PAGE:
Lindgren says another way to re-introduce yourself to social activities is by starting with a short period of time and gradually increasing the length of time as you get more comfortable.
“Choose something that you have been excited to try and that you’ve missed, and have that learning happen then,” says Lindgren.
If you’re invited to a dinner party and you don’t feel ready for it (or just lost interest in doing that sort of social activity), Lindgren offers some advice on what to say.
“You can say, ‘I’m not ready for this quite yet or my taste has changed, and that isn’t my jam anymore — but I’d love to do this instead,’” she says.
By suggesting an alternative way to socialize with a friend — whether it be going on a walk, grabbing takeout and eating at a nearby park, or hanging out in someone’s backyard — you can find a more comfortable way to engage with the people you’ve missed.
When to seek help
If you do decline an activity, it’s important to ask yourself why you said no. Is it because you’re fearful and want to avoid the situation, or because you’re actually just not interested?
“If you genuinely don’t want to anymore, that’s OK. You get to be a different person than you were before,” says Lindgren.
But if you or a loved one constantly avoids in-person interactions and chooses to stay socially isolated (a phenomenon sometimes referred to as “cave syndrome”), Lindgren says that could be an indication to reach out to a professional for help.
“When fear responses get activated, what we want to do is avoid because it brings anxiety down in the short term but it creates long-term problems,” says Lindgren. “We want to be careful not to avoid.”
Other things to look out for include trouble sleeping, feeling worried all the time, or an increase in sadness, anger or irritation.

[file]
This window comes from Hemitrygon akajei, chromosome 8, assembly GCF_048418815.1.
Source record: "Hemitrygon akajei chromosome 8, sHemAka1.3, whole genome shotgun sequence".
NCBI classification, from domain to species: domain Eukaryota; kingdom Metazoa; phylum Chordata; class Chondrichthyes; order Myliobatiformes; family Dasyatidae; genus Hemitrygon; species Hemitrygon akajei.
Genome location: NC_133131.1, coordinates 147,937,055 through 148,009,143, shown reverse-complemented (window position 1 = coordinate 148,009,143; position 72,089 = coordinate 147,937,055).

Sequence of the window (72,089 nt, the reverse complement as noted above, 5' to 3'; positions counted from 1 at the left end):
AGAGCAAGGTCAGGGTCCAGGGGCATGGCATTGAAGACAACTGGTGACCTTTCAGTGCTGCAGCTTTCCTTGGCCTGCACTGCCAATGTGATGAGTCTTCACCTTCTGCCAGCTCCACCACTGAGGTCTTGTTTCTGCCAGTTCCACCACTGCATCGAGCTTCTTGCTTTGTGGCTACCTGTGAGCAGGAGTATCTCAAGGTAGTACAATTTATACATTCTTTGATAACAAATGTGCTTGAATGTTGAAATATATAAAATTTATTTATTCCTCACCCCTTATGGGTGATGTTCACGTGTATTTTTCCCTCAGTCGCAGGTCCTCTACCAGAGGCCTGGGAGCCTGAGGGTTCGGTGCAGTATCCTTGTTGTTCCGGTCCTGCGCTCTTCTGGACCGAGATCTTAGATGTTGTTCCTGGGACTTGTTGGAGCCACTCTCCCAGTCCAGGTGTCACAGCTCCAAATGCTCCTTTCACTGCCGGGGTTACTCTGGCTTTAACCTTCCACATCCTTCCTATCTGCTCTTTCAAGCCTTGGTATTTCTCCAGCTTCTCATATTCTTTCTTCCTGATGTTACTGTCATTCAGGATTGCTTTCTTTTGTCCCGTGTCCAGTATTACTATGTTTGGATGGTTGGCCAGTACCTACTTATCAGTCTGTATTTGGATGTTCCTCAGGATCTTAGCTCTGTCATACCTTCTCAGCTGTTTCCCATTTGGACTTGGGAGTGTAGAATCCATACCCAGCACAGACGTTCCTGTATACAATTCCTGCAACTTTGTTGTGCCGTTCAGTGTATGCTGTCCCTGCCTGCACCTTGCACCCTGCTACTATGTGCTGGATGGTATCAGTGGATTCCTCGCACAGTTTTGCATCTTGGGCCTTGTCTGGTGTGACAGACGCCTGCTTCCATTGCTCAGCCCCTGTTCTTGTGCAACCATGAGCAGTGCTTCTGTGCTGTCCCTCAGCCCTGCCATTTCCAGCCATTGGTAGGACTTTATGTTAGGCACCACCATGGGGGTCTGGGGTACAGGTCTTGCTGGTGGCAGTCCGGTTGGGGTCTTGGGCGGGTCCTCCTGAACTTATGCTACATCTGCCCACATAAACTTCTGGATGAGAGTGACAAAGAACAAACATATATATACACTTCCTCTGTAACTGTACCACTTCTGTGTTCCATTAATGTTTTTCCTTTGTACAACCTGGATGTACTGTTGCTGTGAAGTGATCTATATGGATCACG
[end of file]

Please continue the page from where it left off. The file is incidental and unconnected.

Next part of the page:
These are symptoms associated with post-traumatic stress disorder (PTSD) — which can develop after a traumatic event, such as a pandemic. Symptoms of PTSD may look like other mental health conditions, so talk to your doctor for diagnosis and treatment.
“Some people may struggle more with re-entry, and there are ways we can help those who are having a harder time than others,” says Lindgren.
Give yourself and others grace
As you take steps to re-enter into your pre-pandemic ways of life, it might feel clunky and uncomfortable at times. Lindgren assures that this is normal — and to give yourself and others grace.
“Be compassionate with yourself,” she says. “What we’re experiencing is a very natural response. It doesn’t mean you’re bad or broken or will always feel this way.”
On top of feeling anxious or fearful, these initial social interactions might feel uncomfortable because your socializing skills are rusty.
“This is happening at a time when people haven’t had much social interaction in a while,” says Lindgren. “It’s a double whammy.”
That’s a lot stacked against us all. But know that the more you practice getting back out there, the easier these social interactions will get (and the more fun you’ll have!).
“You may find that the first time was harder, or easier or helpful. Afterwards, ask yourself, ‘What do I need to do to make this easier or more enjoyable?’” says Lindgren.
Use each experience as a feedback loop that informs your next social activity.
“It’s going to take some time and practice,” says Lindgren.
Together, and at our own pace, we will navigate this new normal — one picnic, backyard hangout or outdoor happy hour at a time.
The info in this article is accurate as of the publishing date. While Right as Rain strives to keep our stories as current as possible, the COVID-19 pandemic continues to evolve. It’s possible some things have changed since publication. We encourage you to stay informed by checking out your local health department resources, like Public Health Seattle King County or Washington State Department of Health.